How The Weeknd Made $92 Million In Just One Year

The Weeknd isn't dishing out $7 million of his hard-earned dollar bills on the Super Bowl half time show for nothing. He's going for perfection. "We've been really focusing on dialing in on the fans at home and making performances a cinematic experience, and we want to do that with the Super Bowl," Abel Testafaye told Billboard. And while $7 million might seem like a high price tag for a 13-minute performance slot, the payoff might be bigger still. The math goes something like this. A Super Bowl halftime show means a really, extremely big audience. Only 22,000 will sit in the stands during the 2021 Super Bowl, but if this year's Super Bowl is anything like last year's, upwards of 99 million will tune in, virtually (via The Washington Post and Reuters ). 

And to give you an idea of what that means to an artist, Statista says that the highest-attended concert in history only reached 3.5 million audience members. An audience of that size equals out to a whole lot of dough. After the 2020 Super Bowl, Billboard reported that such exposure inspired a 1,000 percent increase in downloads of the songs that Shakira and JLO performed, respectively. For The Weeknd, who once earned 92 million dollars in one year thanks to his popularity on streaming platforms, that kind of exposure might literally mean gold.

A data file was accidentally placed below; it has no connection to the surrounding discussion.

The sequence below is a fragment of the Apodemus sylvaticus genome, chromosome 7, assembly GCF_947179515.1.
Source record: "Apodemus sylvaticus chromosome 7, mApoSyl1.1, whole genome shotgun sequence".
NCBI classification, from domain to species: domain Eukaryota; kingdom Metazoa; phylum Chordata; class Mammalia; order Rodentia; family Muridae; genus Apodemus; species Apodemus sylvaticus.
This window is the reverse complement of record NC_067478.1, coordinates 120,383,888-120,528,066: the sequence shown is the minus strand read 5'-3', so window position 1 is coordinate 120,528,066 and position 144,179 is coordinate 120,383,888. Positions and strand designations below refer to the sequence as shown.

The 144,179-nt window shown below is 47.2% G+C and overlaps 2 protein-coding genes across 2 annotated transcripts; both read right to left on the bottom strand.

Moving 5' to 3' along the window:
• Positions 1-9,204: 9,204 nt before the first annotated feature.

How The Weeknd earned $92 million in 2016

Forbes dug into it. The Weeknd didn't make a fortune in 2016 off of streaming alone. Like a Super Bowl, streaming doesn't pay well, but it opens doors. "I really wanted people who had no idea who I was to hear my project," Tesfaye explained about his willingness to put his music on streaming platforms. "You don't do that by asking for money." The money comes afterward. In 2016, the musician was able to leverage his 17.5 billion streams into tour profits and partnership deals. That same year, The Weeknd's album Starboy hit the top of the charts on Billboard. No doubt in large part due to his success on streaming platforms, in 2017, Tesfaye also signed a sponsorship deal with H&M (via Variety). 

Since 2016, his popularity has only grown. Prosound reports that "Blinding Lights" was 2020's most-streamed song on Spotify. Across the globe, listeners searched The Weeknd's hit-track out an astonishing 1.6 billion times. Meanwhile, The Weeknd was the fifth-most streamed artist in the world, behind Bad Bunny, Drake, J Balvin, and Juice WRLD. So if you're asking us if The Weeknd's $7 million Super Bowl investment is worth it: almost definitely. The money is already rolling in and he hasn't even performed yet. How do we know? For starters, chances are you've already seen him in a string of Super Bowl-related Pepsi ads (via ABC). We sure have.